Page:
U.S. says Saleh’s absence to help Yemen transition
The White House said Monday President Ali Abdullah Saleh’s absence from Yemen for medical treatment in the United States would aid a political transition that ends his three-decades of strong-arm rule.
But White House spokesman Jay Carney denied the decision to admit Saleh was part of a plan to influence events ahead of Yemen’s election in February, saying the issue was purely a question of medical necessity.
“The fact of the matter is Mr. Saleh’s request to travel to the US for medical treatment has been approved and the purpose of this travel is for medical treatment alone,” Carney said.
“We expect that he will stay for a limited time that corresponds to the duration of this treatment.”
While ruling out a behind-the-scenes effort to choreograph political change in Yemen, where an al-Qaeda insurgency is gathering strength, Carney argued that Saleh’s departure from Yemen would be beneficial.
“We at the same time believe that his absence from Yemen at this critical juncture will help facilitate a transition that completes the end of his rule, helps Yemen and ultimately has a positive effect on the rights and dignity of the Yemeni people.
“Our policy focus remains on preventing further instability and keeping that transition on track.”
On Sunday, Saleh gave a televised address apparently marking the end of his rule and appealed for forgiveness from the Yemeni people for “any shortcomings” during his 33 years in power.
“The president... is on his way to the United States to continue what is left of his medical treatment” for wounds sustained in a June bomb attack on his compound, SABA news agency said on its website.
In his speech, Saleh said he would return to Yemen but not as president, apparently signaling he aims to follow through on a Gulf-brokered transition plan which provides for his ouster.
Meanwhile Yemen’s military has sent extra forces to a town seized by Islamists last week after negotiations with the militant group’s leader broke down, residents and witnesses said on Monday.
Tanks and armored vehicles were making their way towards Radda, about 170 km (105 miles) southeast of the capital Sana’a.
A year-long uprising against Saleh has been punctuated by bursts of open combat between his troops and those of a rebel general and tribal militiamen, while militants have exploited weak government control to grab territory, notably in the southern province of Abyan.
Islamist militants entered Radda a week ago, led by Tareq al-Dahab, a relative of U.S. citizen Anwar al-Awlaki, whom Washington accused of a main role in the Yemeni branch of al Qaeda and assassinated in a drone strike last year. Witnesses said the military had sent heavy armor to the town on Monday.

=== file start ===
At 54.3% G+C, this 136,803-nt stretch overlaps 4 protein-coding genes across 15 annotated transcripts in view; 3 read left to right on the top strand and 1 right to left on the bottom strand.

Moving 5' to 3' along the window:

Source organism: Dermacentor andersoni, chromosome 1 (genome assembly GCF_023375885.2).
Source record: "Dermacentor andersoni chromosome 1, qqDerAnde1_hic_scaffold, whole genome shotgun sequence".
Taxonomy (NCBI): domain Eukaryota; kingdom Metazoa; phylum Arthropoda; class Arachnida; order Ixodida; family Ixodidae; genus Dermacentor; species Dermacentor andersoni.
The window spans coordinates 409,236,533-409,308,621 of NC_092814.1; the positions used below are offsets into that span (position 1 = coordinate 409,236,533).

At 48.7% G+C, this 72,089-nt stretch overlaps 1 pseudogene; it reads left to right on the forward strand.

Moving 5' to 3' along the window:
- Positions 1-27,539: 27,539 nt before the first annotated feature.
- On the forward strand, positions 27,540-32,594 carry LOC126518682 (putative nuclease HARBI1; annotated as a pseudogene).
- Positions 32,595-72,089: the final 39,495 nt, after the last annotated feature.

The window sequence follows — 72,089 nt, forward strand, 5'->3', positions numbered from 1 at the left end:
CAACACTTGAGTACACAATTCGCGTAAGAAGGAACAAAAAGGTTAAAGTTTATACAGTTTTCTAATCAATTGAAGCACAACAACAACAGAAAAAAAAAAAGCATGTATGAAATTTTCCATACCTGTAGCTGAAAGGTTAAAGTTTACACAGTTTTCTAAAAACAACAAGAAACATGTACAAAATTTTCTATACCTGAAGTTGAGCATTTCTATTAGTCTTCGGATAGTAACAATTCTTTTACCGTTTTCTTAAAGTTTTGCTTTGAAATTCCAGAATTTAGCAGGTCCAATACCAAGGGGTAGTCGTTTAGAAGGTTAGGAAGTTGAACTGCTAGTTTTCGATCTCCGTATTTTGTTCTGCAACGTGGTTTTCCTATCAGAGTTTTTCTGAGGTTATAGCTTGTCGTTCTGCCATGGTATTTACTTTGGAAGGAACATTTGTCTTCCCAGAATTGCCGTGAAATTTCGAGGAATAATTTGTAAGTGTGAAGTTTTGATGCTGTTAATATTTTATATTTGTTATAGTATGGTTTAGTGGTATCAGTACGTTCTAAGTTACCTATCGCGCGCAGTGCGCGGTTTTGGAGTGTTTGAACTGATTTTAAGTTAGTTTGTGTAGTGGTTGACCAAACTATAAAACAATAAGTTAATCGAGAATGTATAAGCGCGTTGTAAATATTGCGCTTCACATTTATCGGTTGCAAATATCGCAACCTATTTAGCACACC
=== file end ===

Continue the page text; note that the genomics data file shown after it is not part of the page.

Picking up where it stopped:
Neighboring Saudi Arabia and the United States - which long backed Saleh as a key to its “counter-terrorism” policy - fear political paralysis over Saleh’s fate could embolden al-Qaeda’s regional, Yemen-based wing.
They support plans to end his 33 years in power by granting him immunity from prosecution over the deaths of protesters in the uprising.
Saleh, formally handed power to his deputy Abd-Rabbu Mansour Hadi in November.
Talks fall through
Dahab had said he would withdraw from Radda on condition that a council was set up to govern the town under Islamic law and that several jailed comrades, including his brother Nabil, were released. But talks fell through.
“As we were leaving Radda we saw 15 tanks and more than 20 armoured vehicles heading for one of the military bases on the west side of town,” one witness called Abdallah said on Monday.
Another said soldiers at checkpoints outside the town informed him that the reinforcements were meant to back an attack on the town.
A tribesman involved in negotiating with Dahab on the government’s behalf said other tribesmen were taking positions in the town and getting ready to fight.
“The fighters are equipped with machine guns, mortar shells, rocket-propelled grenades and shoulder-borne rockets. Shop owners have moved their goods into storehouses outside the town and the situation could explode at any moment,” he said.
Militants shot dead a prison officer on Monday in the province of Dhamar, just south of Sanaa, a security official told Reuters.
Earlier, a spokesman for the militant group Ansar al-Sharia (Partisans of Islamic law) said militants had ambushed and killed Saleh al-Jabri, the head of the prison. The security official said his rank was that of officer.
A military committee set up to normalize the situation after Saleh stepped down called on military and security bodies to release all those detained during the anti-Saleh protests in the past year, the state news agency Saba said.
The World Bank on Monday lifted a funding freeze to Yemen and said it would resume relations with the new power-sharing government. It closed its office in March 2011 due to political unrest.
Hadi, whom parliament has endorsed as sole candidate in an election to pick Saleh’s successor next month, spoke on Sunday to U.S. counterterrorism chief John Brennan, who promised U.S. support, state news agency Saba reported.
Despite his departure, many Yemenis fear Saleh and his supporters will continue to hold sway over the country.
Hundreds of members of the air force gathered outside Hadi’s residence in the capital on Monday demanding the resignation of their commander, Saleh’s half-brother, whom they accuse of corruption.
Workers at the al-Anad air base in the southern province of Lahej went on strike and said they would not resume work until General Mohammed Saleh al-Ahmar resigned, a worker there said.